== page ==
4 Techniques To Get Consensus In A Project

1. Fist of Five:

Hand signals are a method for reading a room’s positions nonverbally. They work well with fewer than 250 people, especially with multi-lingual groups. The nature and meaning of individual gestures vary between groups. Still, a widely adopted core set of hand signals include: wiggling of the fingers on both hands, a gesture sometimes referred to as “twinkling”, to indicate agreement; raising a fist or crossing both forearms with hands in fists to indicate a block or strong disagreement; and making a “T” shape with both hands, the “time out” gesture, to call attention to a point of process or order.

One common set of hand signals is called the “Fist-to-Five” or “Fist-of-Five”. In this method, each member of the group can hold up:

  • a fist to indicate blocking consensus, one finger to suggest changes, 
  • two fingers to discuss minor issues, 
  • three fingers to show a willingness to let the issue pass without further discussion, 
  • four fingers to affirm the decision as a good idea, and 
  • five fingers to volunteer to take the lead in implementing the decision.

2. Roman voting:

Another set of hand signals that can be used in projects is called “Roman voting”—everyone votes simultaneously. Thumbs up signify a “yes” (or agreement), while thumbs down mean a “no” (or disagreement). Then, count the number of thumbs up and thumbs down. Depending on the decision-making rule (consensus or majority rules), the proposal either passes or fails.

A project manager or Scrum Master also may have each person in the group do one of three things:

  • Give a thumbs up  to indicate they want to keep talking about the current topic
  • Give a thumbs down  to indicate they want to move on to the next topic
  • Give a horizontal thumb  to indicate they could go either way (they don’t have a strong opinion)

3. Polling:

Consensus polling is a method of adducing consensus for a given proposal, using a structured polling method that can easily indicate how many people support a proposal and how many people are not yet in support of a proposal.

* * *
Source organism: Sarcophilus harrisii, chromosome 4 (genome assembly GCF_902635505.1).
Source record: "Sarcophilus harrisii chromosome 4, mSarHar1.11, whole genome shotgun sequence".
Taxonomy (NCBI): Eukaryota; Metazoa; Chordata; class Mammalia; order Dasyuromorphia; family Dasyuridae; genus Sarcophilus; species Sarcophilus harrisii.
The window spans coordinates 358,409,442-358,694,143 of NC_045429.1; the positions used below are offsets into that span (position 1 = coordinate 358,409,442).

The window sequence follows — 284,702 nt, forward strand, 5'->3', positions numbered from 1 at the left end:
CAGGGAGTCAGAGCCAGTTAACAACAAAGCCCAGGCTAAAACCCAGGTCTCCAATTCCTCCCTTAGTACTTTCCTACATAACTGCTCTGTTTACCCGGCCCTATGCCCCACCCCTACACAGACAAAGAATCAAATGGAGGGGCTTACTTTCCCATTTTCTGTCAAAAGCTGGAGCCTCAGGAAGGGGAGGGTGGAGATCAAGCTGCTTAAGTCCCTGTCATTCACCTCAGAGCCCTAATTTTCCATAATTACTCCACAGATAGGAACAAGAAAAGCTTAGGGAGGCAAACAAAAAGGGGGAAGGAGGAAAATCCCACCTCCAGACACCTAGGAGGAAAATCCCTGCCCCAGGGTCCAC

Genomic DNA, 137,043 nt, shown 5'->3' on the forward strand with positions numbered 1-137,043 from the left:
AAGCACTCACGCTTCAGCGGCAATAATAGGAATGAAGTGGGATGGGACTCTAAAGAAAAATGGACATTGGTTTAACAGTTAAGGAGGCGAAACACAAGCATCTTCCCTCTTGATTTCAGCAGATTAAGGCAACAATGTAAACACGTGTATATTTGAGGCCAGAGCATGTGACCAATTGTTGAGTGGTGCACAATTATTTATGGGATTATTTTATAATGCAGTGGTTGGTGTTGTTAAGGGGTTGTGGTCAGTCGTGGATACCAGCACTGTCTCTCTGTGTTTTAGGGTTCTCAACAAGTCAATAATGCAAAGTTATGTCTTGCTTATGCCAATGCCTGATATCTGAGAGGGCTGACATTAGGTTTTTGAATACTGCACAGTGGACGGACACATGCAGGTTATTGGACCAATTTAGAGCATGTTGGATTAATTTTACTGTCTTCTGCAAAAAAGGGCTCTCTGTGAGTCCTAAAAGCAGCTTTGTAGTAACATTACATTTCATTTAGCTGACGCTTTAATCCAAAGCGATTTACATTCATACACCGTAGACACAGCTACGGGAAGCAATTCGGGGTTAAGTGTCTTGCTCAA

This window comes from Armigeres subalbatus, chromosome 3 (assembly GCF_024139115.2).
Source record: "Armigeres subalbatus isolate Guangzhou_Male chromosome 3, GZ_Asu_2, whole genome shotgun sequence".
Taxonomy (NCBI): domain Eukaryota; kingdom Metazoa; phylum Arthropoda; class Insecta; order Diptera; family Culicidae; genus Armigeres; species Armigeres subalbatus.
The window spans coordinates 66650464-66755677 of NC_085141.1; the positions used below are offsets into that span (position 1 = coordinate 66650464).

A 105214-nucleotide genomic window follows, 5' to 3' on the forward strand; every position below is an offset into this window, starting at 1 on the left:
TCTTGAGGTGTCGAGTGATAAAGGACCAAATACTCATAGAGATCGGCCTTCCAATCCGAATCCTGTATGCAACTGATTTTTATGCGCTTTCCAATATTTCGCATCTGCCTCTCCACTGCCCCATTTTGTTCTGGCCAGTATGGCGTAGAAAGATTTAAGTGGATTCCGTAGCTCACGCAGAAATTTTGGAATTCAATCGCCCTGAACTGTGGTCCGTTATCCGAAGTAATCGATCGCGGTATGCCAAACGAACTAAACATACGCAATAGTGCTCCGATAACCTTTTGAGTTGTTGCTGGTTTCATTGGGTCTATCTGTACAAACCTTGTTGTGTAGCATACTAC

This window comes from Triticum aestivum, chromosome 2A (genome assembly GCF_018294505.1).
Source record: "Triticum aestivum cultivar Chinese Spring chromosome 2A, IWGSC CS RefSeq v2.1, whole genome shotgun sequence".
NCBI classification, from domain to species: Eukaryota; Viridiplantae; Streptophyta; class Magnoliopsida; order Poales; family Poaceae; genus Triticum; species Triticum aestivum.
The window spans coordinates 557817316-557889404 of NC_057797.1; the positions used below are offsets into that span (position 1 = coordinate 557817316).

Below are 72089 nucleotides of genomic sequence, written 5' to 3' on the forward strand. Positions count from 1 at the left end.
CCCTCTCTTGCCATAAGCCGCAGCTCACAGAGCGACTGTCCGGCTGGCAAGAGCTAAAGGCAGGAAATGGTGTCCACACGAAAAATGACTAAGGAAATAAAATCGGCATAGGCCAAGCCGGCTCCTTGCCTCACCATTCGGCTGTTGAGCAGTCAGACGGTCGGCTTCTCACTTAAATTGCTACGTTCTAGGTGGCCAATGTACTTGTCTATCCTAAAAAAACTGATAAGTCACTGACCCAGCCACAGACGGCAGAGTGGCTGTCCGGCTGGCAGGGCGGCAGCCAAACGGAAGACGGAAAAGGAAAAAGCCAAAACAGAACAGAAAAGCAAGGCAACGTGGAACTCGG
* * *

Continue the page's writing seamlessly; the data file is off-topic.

A consensus poll begins when a static contract (a document set out at the beginning of a poll, which describes the requirements that the poll must satisfy to succeed) is laid down setting out the poll requirements to succeed. A dynamic plan (proposal) is then formulated, which can be changed by the poll participants at any time. If a participant in the poll approves the proposal, they show their approval by indicating “yes”. However, if a participant in the poll disapproves of the proposal, they indicate that with “not yet”.

Once a specified number of people approve of the proposal, the poll enters the “go state”. If a poll remains in the “go state” for a specified length of time, the proposal succeeds. If not enough people support the proposal, then the poll is in the “stop state”.

4. Dot voting:

Dot-voting (also known as dotmocracy or voting with dots) is an established facilitation method used to describe voting with dot stickers or marks with a marker pen. In dot-voting, participants vote on their chosen options using a limited number of stickers or marks with pens — dot stickers being the most common. This sticker voting approach is a form of cumulative voting.

The dot-voting process includes the following steps:

  • Participants are each given a set number of dot stickers (as decided by the facilitator)
  • They place dot stickers next to options presented that they like (they may place any number of their dots on any number of the options)
  • Options with the most dots at the end of voting “win”.

Source: wikipedia.org

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